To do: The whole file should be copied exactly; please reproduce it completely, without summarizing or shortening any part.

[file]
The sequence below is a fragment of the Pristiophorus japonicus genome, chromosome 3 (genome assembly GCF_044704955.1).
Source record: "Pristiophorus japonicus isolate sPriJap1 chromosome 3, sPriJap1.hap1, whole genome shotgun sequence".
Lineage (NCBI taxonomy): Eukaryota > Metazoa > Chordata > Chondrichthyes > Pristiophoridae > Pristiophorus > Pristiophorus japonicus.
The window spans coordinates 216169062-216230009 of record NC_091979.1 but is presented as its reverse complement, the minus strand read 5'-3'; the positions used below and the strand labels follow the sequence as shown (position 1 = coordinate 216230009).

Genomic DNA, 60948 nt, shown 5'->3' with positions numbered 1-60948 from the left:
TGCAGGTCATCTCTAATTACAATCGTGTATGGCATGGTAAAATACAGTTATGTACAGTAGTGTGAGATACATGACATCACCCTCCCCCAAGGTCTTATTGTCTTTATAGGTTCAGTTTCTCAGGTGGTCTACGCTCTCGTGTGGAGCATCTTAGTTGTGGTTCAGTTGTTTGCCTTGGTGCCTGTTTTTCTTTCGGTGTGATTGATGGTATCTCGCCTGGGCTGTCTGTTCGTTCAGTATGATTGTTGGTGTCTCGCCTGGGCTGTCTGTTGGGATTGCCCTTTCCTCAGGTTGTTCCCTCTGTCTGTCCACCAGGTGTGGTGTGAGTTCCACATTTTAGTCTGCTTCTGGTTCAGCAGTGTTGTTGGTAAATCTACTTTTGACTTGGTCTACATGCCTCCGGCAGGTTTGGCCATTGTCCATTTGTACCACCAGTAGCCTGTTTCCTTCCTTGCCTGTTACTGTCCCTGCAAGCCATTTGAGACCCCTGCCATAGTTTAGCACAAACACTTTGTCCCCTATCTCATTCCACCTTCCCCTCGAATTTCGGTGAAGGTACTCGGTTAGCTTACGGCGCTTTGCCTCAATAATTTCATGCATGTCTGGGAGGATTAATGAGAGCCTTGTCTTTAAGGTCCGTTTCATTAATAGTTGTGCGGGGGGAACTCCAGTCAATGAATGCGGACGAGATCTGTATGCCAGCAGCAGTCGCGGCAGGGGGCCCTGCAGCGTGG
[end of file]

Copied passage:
The sequence below is a fragment of the Pristiophorus japonicus genome, chromosome 3 (genome assembly GCF_044704955.1).
Source record: "Pristiophorus japonicus isolate sPriJap1 chromosome 3, sPriJap1.hap1, whole genome shotgun sequence".
Lineage (NCBI taxonomy): Eukaryota > Metazoa > Chordata > Chondrichthyes > Pristiophoridae > Pristiophorus > Pristiophorus japonicus.
The window spans coordinates 216169062-216230009 of record NC_091979.1 but is presented as its reverse complement, the minus strand read 5'-3'; the positions used below and the strand labels follow the sequence as shown (position 1 = coordinate 216230009).

Genomic DNA, 60948 nt, shown 5'->3' with positions numbered 1-60948 from the left:
TGCAGGTCATCTCTAATTACAATCGTGTATGGCATGGTAAAATACAGTTATGTACAGTAGTGTGAGATACATGACATCACCCTCCCCCAAGGTCTTATTGTCTTTATAGGTTCAGTTTCTCAGGTGGTCTACGCTCTCGTGTGGAGCATCTTAGTTGTGGTTCAGTTGTTTGCCTTGGTGCCTGTTTTTCTTTCGGTGTGATTGATGGTATCTCGCCTGGGCTGTCTGTTCGTTCAGTATGATTGTTGGTGTCTCGCCTGGGCTGTCTGTTGGGATTGCCCTTTCCTCAGGTTGTTCCCTCTGTCTGTCCACCAGGTGTGGTGTGAGTTCCACATTTTAGTCTGCTTCTGGTTCAGCAGTGTTGTTGGTAAATCTACTTTTGACTTGGTCTACATGCCTCCGGCAGGTTTGGCCATTGTCCATTTGTACCACCAGTAGCCTGTTTCCTTCCTTGCCTGTTACTGTCCCTGCAAGCCATTTGAGACCCCTGCCATAGTTTAGCACAAACACTTTGTCCCCTATCTCATTCCACCTTCCCCTCGAATTTCGGTGAAGGTACTCGGTTAGCTTACGGCGCTTTGCCTCAATAATTTCATGCATGTCTGGGAGGATTAATGAGAGCCTTGTCTTTAAGGTCCGTTTCATTAATAGTTGTGCGGGGGGAACTCCAGTCAATGAATGCGGACGAGATCTGTATGCCAGCAGCAGTCGCGGCAGGGGGCCCTGCAGCGTGG